Amnesty for work program halted by COVID-19


SAN JOSE — More than 1,600 people who were sentenced to a Santa Clara County sheriff’s weekend work program in the first year of the pandemic, but were unable to fulfill it because it was suspended for safety reasons, have been cleared of their obligations in an act of amnesty by the court.

Superior Court Judge Eric Geffon’s order, signed Thursday, removes a limbo status for hundreds of people who whose work sentences were set to begin during the shutdown period. They were still technically on the hook for their sentences even though they had no chance to show up, and after the program resumed, there was no capacity to clear the backlog amid scores of new incoming sentences.

“This is obviously a unique and extenuating circumstance that through no fault of these defendants, they find themselves in a position where for over a year they were unable to serve the sentence that the court had ordered,” Geffon said.

Work sentences that were set to begin between March 17, 2020 and May 1, 2021, when the sheriff’s program was offline, will be considered fulfilled under Geffon’s order. He noted that the sheriff’s office had used its discretion to credit the weekend work sentences — which entail community improvement duties like park and roadside cleanup — of people who had already started but couldn’t finish their terms.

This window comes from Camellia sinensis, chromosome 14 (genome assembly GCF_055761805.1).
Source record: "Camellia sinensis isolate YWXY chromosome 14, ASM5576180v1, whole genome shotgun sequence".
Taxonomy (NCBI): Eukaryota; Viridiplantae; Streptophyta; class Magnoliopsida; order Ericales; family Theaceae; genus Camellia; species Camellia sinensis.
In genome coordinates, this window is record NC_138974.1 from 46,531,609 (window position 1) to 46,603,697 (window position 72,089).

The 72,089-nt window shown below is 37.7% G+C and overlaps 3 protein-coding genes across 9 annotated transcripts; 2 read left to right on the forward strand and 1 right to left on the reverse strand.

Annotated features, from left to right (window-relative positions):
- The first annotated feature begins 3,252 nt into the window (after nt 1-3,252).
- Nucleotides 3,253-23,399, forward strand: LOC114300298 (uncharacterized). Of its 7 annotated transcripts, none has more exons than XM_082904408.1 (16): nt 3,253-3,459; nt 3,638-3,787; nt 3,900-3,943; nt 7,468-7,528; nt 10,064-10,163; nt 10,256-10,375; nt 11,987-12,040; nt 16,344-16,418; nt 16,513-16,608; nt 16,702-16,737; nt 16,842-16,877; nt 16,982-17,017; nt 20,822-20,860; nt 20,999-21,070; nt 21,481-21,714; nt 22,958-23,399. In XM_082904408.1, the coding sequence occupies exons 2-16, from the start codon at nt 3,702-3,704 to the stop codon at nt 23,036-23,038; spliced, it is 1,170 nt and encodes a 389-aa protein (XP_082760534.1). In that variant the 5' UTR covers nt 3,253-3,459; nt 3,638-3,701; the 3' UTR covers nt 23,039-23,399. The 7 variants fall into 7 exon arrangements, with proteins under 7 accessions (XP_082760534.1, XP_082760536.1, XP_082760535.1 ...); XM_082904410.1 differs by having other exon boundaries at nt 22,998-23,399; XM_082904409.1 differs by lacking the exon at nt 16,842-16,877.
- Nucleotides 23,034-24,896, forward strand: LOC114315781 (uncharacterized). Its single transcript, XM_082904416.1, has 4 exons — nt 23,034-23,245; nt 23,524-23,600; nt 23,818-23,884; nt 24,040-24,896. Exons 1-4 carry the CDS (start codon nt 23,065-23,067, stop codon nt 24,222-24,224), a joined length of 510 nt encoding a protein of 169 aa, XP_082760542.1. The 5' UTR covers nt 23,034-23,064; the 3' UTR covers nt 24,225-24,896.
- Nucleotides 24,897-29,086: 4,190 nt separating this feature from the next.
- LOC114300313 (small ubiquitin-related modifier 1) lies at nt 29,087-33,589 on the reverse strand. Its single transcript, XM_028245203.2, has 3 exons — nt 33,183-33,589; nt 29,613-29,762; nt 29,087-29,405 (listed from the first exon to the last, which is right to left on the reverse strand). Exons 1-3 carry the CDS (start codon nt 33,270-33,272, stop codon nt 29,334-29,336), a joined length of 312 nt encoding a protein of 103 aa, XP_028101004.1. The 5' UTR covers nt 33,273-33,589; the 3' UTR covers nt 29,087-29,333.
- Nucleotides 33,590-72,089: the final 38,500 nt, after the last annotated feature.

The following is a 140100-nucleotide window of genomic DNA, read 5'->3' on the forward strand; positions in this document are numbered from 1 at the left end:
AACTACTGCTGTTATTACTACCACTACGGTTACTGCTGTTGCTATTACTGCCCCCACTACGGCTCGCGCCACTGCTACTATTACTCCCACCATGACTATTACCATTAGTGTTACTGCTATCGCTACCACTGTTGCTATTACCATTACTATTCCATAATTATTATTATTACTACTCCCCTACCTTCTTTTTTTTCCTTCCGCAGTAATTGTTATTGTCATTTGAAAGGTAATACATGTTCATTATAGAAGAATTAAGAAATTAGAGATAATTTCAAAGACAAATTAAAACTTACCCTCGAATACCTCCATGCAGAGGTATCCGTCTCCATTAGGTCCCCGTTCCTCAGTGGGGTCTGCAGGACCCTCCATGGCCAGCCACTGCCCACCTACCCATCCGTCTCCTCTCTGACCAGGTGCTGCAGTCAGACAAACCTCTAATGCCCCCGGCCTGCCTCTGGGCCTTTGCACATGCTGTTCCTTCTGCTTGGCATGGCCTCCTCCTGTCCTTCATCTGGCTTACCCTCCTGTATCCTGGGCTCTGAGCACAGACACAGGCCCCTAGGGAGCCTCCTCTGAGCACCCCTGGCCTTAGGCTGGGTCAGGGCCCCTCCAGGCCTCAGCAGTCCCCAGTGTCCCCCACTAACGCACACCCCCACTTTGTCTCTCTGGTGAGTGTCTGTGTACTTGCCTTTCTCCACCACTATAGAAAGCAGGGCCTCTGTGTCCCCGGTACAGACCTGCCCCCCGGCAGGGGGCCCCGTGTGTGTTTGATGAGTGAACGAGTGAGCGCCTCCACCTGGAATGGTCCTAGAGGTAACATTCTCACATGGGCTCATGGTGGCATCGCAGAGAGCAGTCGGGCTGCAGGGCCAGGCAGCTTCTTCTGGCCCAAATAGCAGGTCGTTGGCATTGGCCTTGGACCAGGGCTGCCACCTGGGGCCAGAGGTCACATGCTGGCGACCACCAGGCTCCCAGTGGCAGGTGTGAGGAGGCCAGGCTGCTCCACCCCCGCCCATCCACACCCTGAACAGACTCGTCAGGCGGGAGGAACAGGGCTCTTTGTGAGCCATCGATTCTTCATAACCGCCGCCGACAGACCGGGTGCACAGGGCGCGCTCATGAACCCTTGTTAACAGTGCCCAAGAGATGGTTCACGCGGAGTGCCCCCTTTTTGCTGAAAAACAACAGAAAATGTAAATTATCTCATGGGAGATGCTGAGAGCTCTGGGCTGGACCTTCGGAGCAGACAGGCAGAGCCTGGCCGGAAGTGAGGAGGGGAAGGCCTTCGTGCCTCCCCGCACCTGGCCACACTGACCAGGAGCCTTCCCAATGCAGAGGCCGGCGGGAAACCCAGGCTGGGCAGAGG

That still left at least 1,600 people in legal uncertainty, and who risked becoming the subject of bench and arrest warrants for not having fulfilled their sentences. Geffon’s order also bars warrants from being issued for those affected, and withdraws any warrants that had already been created.

Assistant District Attorney David Angel said Thursday’s order — which was worked out between the DA’s office, public defender’s office, independent defense counsel’s office, pretrial services, and county counsel — avoids the “greater injustice of continuing to somewhat rotely apply a punishment and penalty that would no longer serve a public safety purpose.”

Sylvia Perez-McDonald, independent defense counsel director, called the order “an appropriate and necessary action.” Assistant Public Defender Damon Silver added that the amnesty reached Thursday will have a particular impact on disenfranchised people who are more likely to interact with the courts.


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